Introduction: DIY Magnetic KNITTING CHART HOLDER

About: Multi-crafter, jewellery maker, card designer and frequent procrastinator.

A magnetic chart holder is something I've wanted for quite a while as I'm always losing track of where I am when reading a knitting chart or pattern... so I thought I'd DIY my own version to perfectly suit me.

I wanted a 'slider' on the front that I could place above the line of pattern I needed to follow next, and I also wanted a place to note down reminders - like how many repeats I've completed already - in case I have to stop in the middle of the work.

I really like the result and I hope that you'll find it useful too. I also think it would make a great gift for a knitter :)


- Clipboard; I used a wooden clipboard that would fit an A4 sheet of paper. Note: If you choose a steel clipboard instead, then (although relatively expensive) you'll just need magnets and won't need to buy the magnetic sheet too.

- Magnetic sheet; I bought an A4 sheet.

- X-Acto knife & Cutting mat

- Metal Ruler

- Wooden ruler or strip of wood; this is whatever you would like to use for the 'slider'. The length I would recommend for the slider is 20 cm. You can just use a metal ruler for the slider and skip the magnets altogether.

- Magnets; I used 2 tiny Neodymium magnets that measured 10 mm x 5 mm x 3 mm

- Alternative to magnets (optional); If you have pets or small children around, you might not want to use tiny magnets for safety reasons, and in that case you can just use a metal ruler as the 'slider' as these will also stick to the magnetic sheet :)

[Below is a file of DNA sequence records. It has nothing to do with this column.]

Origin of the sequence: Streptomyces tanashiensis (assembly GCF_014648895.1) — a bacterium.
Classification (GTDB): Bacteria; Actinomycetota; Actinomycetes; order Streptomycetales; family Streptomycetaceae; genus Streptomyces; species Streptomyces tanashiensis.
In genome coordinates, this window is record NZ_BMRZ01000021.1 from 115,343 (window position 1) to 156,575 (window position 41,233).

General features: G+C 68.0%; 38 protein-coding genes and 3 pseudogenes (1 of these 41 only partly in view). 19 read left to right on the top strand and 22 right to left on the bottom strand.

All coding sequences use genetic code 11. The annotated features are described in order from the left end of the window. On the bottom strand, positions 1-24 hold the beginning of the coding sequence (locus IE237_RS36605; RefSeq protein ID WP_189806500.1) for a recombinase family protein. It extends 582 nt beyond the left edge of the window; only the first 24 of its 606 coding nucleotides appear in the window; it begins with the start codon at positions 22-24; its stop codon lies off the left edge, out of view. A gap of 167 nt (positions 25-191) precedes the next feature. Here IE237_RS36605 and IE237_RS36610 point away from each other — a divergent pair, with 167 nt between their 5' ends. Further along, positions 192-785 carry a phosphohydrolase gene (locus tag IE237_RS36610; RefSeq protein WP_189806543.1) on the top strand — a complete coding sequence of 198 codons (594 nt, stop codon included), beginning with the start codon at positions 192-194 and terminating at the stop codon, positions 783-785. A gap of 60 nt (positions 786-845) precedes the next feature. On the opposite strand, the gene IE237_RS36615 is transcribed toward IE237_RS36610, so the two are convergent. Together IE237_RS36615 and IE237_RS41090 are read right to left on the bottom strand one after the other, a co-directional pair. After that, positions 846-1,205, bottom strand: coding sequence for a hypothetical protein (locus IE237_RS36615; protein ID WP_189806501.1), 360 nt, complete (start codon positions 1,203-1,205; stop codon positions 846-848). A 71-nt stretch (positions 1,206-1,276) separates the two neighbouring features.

- Glue; this should be strong and dry clear. I used UHU all-purpose adhesive.

- Polymer clay, ceramic tile or baking tray, oven, and cutting blade; this is for if you would like to make little feet for the 'slider'. You could use a different material instead, like moldable putty or plastic that sets hard.

- A strip of Dry Erase/Whiteboard Sheet & a Dry Erase Marker; this is for you would like to write erasable notes on your holder.

- White Gesso/Paint, Paintbrush, PVA Glue, Decorative Papers & Contact Paper; this is what I used to decorate my chart holder and make it unique, but obviously you can use any kind of embellishment...or none at all.

A Note About Magnets: the magnets used in this project are small but mighty and must be strictly kept away from small children and pets as they must NOT be swallowed. Also, try not to let the magnets 'smash' together, as they are brittle and could shatter.

Step 1: Add the Gesso or Paint

If you've bought a plain wooden clipboard then decoration will be the first step :)

I personally painted white gesso along the edges, making sure that I covered any areas that will be seen once the magnetic sheet and other papers/embellishments have been added.

Step 2: Decoupage

Next, I cut out a sheet of decorative paper and decoupaged it onto the back of the clipboard. In other words, I applied a thin layer of PVA glue all over the wood, placed the paper on top and pressed it down all over, and then covered the paper with another thin layer of glue.